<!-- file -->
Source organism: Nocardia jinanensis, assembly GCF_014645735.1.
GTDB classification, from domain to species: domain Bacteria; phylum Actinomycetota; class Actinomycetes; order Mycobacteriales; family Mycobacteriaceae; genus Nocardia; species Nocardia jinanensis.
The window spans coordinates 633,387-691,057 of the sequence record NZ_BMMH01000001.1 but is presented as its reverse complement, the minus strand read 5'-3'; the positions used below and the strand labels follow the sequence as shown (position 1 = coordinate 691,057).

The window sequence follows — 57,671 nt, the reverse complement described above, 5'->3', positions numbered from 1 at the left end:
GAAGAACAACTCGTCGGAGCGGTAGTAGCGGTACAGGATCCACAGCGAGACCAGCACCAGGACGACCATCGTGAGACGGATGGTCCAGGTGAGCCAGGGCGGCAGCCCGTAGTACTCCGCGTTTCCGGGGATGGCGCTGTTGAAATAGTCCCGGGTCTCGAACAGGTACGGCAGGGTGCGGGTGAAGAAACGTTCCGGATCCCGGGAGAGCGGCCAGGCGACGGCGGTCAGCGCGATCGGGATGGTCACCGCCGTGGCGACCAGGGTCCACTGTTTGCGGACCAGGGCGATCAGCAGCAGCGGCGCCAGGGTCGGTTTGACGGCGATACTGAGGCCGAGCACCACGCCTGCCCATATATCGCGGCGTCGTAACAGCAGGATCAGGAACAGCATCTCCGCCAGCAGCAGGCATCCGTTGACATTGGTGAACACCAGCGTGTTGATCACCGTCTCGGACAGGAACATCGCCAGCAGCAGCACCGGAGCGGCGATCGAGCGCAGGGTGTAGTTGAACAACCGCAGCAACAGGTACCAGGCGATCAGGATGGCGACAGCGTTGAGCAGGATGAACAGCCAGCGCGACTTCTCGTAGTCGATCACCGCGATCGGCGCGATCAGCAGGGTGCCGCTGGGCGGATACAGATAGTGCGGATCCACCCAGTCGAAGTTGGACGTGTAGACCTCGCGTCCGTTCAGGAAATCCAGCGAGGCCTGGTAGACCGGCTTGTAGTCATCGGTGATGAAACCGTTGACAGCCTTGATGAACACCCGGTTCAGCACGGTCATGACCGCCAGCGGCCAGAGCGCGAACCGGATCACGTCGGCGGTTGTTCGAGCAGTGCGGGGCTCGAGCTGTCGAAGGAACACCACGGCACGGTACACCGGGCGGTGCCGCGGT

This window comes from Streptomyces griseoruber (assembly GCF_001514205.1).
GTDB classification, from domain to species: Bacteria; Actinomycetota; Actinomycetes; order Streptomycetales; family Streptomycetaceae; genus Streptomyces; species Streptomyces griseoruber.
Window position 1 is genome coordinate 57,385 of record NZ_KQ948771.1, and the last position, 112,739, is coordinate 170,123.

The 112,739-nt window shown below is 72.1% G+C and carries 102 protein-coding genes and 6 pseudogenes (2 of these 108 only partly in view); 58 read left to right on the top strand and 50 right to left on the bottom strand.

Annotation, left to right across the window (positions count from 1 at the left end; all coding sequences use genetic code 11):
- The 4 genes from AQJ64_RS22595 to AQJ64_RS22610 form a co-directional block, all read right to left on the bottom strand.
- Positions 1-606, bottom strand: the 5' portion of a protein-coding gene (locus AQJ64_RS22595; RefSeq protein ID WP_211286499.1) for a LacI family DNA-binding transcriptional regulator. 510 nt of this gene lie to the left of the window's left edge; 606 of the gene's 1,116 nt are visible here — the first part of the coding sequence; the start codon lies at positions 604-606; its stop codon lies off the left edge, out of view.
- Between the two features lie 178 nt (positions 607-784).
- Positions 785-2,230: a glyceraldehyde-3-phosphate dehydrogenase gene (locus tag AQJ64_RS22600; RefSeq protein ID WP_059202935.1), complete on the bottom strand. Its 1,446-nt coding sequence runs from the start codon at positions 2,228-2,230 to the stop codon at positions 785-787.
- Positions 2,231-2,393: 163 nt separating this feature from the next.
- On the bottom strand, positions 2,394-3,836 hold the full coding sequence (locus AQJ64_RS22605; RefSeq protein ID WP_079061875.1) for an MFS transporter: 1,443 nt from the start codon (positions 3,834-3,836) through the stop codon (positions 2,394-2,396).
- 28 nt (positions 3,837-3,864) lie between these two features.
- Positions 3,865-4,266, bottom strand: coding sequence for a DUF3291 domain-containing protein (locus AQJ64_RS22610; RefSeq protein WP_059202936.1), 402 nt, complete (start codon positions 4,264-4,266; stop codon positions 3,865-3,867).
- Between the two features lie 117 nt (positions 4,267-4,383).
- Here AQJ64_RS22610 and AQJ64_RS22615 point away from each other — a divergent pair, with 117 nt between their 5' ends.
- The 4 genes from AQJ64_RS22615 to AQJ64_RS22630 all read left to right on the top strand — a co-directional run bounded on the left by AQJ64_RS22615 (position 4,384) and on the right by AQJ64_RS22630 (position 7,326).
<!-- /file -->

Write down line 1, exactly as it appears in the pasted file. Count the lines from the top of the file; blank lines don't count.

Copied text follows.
Source organism: Nocardia jinanensis, assembly GCF_014645735.1.